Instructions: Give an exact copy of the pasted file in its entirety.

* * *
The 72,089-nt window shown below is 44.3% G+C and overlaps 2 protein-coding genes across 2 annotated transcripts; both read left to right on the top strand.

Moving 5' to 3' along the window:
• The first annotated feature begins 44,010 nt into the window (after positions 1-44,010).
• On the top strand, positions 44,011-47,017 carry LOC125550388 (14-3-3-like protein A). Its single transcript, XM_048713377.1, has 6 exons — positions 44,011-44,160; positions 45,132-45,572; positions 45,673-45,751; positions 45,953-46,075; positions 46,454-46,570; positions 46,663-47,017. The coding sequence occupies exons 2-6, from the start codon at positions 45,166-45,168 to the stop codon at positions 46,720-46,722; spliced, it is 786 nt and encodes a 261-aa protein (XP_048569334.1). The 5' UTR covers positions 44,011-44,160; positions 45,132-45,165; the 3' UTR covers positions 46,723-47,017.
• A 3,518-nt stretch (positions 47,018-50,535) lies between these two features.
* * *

The 72,089-nt window shown below is 44.3% G+C and overlaps 2 protein-coding genes across 2 annotated transcripts; both read left to right on the top strand.

Moving 5' to 3' along the window:
• The first annotated feature begins 44,010 nt into the window (after positions 1-44,010).
• On the top strand, positions 44,011-47,017 carry LOC125550388 (14-3-3-like protein A). Its single transcript, XM_048713377.1, has 6 exons — positions 44,011-44,160; positions 45,132-45,572; positions 45,673-45,751; positions 45,953-46,075; positions 46,454-46,570; positions 46,663-47,017. The coding sequence occupies exons 2-6, from the start codon at positions 45,166-45,168 to the stop codon at positions 46,720-46,722; spliced, it is 786 nt and encodes a 261-aa protein (XP_048569334.1). The 5' UTR covers positions 44,011-44,160; positions 45,132-45,165; the 3' UTR covers positions 46,723-47,017.
• A 3,518-nt stretch (positions 47,018-50,535) lies between these two features.